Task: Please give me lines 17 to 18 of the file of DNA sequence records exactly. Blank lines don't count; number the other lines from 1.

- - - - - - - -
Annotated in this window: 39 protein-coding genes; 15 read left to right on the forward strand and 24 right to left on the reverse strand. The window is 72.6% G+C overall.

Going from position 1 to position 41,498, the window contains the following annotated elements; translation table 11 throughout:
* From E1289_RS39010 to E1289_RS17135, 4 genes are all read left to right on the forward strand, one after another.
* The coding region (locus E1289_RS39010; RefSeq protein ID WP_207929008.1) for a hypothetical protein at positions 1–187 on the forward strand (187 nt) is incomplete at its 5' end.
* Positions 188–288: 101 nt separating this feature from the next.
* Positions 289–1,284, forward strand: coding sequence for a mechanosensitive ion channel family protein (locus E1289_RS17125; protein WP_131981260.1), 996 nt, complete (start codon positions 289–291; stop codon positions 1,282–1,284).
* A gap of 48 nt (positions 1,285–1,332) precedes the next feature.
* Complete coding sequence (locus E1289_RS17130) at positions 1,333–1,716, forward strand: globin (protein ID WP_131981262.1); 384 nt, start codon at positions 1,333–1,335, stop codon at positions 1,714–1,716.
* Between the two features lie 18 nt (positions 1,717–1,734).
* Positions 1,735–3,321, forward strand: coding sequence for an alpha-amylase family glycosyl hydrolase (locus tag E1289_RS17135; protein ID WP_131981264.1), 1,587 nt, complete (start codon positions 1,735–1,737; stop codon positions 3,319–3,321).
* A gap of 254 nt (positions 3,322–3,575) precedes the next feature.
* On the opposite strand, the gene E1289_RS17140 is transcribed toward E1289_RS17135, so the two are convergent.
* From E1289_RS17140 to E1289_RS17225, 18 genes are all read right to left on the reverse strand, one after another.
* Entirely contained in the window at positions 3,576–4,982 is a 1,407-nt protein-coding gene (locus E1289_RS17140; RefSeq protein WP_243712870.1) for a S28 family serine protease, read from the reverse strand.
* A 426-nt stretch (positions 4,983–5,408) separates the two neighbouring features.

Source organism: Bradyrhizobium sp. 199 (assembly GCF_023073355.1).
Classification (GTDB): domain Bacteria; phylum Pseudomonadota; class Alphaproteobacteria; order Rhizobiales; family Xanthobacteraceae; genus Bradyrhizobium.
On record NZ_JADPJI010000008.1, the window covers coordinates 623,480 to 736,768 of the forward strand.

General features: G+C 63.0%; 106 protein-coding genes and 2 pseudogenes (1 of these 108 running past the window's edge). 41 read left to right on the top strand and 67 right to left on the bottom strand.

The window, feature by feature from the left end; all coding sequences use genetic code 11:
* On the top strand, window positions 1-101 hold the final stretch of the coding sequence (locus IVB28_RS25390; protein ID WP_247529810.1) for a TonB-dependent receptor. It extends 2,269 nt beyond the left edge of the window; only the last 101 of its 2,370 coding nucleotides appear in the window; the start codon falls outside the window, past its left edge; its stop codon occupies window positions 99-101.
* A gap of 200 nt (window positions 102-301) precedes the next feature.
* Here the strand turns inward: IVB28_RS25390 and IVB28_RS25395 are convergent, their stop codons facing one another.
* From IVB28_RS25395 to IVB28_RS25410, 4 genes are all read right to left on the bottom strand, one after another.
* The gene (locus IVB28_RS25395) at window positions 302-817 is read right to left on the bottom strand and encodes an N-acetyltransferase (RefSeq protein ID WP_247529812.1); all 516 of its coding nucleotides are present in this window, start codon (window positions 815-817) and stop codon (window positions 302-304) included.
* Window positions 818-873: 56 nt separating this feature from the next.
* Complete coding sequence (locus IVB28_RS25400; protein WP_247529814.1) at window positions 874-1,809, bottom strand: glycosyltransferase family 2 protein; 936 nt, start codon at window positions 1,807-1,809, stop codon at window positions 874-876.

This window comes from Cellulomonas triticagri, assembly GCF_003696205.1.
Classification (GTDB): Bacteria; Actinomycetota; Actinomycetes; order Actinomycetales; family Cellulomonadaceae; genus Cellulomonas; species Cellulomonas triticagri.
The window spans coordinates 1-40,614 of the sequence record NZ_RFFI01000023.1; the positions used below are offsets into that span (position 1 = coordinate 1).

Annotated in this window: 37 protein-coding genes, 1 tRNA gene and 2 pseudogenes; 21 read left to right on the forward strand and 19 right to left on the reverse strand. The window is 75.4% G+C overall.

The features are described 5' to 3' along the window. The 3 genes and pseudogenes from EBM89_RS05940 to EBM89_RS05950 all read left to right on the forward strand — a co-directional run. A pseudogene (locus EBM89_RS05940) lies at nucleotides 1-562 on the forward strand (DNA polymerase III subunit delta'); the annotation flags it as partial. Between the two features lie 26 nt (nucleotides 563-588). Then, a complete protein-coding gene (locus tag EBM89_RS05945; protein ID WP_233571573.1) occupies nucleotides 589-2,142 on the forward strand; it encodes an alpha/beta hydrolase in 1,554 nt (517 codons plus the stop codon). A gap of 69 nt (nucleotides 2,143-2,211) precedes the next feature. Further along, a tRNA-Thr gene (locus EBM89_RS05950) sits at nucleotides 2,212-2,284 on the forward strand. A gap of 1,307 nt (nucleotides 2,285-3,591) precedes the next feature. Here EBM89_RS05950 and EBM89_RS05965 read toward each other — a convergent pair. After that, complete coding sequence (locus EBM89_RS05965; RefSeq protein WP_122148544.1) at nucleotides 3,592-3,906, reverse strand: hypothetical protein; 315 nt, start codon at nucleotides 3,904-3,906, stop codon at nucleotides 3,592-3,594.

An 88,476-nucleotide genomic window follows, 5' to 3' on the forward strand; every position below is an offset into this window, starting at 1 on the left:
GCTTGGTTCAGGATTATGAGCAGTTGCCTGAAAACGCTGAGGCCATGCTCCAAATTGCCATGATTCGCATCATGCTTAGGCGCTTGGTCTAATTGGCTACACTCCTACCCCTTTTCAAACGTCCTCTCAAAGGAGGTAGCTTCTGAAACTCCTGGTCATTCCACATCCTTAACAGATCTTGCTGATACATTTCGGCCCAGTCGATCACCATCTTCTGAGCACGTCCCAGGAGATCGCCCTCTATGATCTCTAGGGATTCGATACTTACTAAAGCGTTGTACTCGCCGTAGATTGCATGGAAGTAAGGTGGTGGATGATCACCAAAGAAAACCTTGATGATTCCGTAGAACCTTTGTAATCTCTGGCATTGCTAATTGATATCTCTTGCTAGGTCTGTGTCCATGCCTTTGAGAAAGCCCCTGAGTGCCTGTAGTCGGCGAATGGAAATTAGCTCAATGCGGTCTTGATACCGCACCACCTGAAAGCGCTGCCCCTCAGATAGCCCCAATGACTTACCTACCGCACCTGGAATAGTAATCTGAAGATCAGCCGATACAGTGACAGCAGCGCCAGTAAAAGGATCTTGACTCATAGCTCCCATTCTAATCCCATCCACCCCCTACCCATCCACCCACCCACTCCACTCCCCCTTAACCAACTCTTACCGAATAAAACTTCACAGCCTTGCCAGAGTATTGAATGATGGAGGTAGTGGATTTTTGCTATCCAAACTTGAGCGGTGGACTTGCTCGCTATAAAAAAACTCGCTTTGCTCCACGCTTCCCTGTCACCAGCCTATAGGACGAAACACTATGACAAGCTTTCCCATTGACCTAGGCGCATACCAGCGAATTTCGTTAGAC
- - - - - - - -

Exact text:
Classification (GTDB): domain Bacteria; phylum Pseudomonadota; class Alphaproteobacteria; order Rhizobiales; family Xanthobacteraceae; genus Bradyrhizobium.
On record NZ_JADPJI010000008.1, the window covers coordinates 623,480 to 736,768 of the forward strand.